When desp'retly a quarterback heaves up a mighty pass,
And two guys in the end zone fall into the end zone grass,
And one ref signals "Touchdown!" and another signals "No!"
And everybody hollers, "Hey, we'd really like to know
If Green Bay won the game or if it went the other way!"
Well, what's the man replacing an official gonna say?
The players worry that replacements also might not see
The helmets clanging off of helmets, brutal as can be,
That should result in whistles, fines, suspensions, stuff like that,
And when no flags are tossed, well, they will likely smell a rat.
Replacement isn't always something everyone should rue.
By choosing bikes instead of cars, here's what the riders do:
They give their hearts some healthy work as happy miles they log;
They cut down on pollution; in L.A. it's known as smog.
But these replacement refs are bad for any player's health,
And as the NFL is generating major wealth,
We wonder, as we watch the farce the season has become,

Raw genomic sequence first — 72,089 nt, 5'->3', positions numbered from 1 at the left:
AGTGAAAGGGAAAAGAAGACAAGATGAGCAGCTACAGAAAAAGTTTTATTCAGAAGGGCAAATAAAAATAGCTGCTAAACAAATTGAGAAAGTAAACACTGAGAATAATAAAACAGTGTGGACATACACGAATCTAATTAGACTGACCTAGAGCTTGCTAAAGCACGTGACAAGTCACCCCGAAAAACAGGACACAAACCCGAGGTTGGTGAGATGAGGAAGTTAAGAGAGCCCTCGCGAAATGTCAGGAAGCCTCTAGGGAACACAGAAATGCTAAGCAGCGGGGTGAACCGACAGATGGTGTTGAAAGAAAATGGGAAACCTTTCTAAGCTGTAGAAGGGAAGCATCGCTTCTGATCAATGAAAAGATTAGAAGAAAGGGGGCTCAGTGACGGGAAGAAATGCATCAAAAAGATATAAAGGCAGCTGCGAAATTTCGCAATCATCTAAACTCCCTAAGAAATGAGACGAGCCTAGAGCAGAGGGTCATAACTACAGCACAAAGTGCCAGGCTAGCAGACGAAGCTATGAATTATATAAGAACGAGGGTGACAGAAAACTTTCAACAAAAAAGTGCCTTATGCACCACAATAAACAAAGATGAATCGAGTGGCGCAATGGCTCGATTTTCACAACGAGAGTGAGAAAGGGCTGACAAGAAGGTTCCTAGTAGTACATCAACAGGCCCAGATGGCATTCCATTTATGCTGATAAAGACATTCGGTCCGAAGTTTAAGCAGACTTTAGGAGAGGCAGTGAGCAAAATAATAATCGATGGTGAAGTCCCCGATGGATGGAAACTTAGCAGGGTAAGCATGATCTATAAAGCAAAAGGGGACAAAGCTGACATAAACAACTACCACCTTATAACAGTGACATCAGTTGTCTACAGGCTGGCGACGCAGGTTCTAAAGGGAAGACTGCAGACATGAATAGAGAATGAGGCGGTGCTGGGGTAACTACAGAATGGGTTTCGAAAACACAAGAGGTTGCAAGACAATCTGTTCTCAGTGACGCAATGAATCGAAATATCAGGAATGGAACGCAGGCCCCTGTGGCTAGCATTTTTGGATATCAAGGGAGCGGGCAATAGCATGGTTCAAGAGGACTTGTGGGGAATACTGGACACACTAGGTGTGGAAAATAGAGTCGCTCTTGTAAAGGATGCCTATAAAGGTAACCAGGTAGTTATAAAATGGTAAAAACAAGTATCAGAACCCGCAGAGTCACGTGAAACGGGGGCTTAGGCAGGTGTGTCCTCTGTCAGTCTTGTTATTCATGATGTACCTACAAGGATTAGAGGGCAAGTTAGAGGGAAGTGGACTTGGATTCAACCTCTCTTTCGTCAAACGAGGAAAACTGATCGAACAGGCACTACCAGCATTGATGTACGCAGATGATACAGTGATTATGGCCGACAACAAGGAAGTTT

How all the owners of the teams together could be dumb
Enough to lock the real refs out and send in all the clowns
Who've lost control of players, coaches, timeouts, flags, and downs.
They know, I guess, those owners, that the fans will not tune out
The games no matter who's in charge, but still, without a doubt,
They'd prob'ly like those fans to watch the games for all the reasons
That brought them to the NFL in those abundant seasons
When refs, although imperfect, could be counted on to make
A call that was correct instead of making a mistake,
Or failing to toss up a flag when someone looking left
Got clocked by someone on his right, and ended up bereft
Of any sense beyond that found in any bag of rocks.
Oh, owners, whether youngish Turks or old, decrepit crocks,
Cry out to the commissioner so he'll recall the men
Whose places those replacements took, so fans can love again
The football they accept as tense, exciting, semi-tough.
Three weeks of this embarrassment has been, perhaps, enough.
This program aired on September 26, 2012.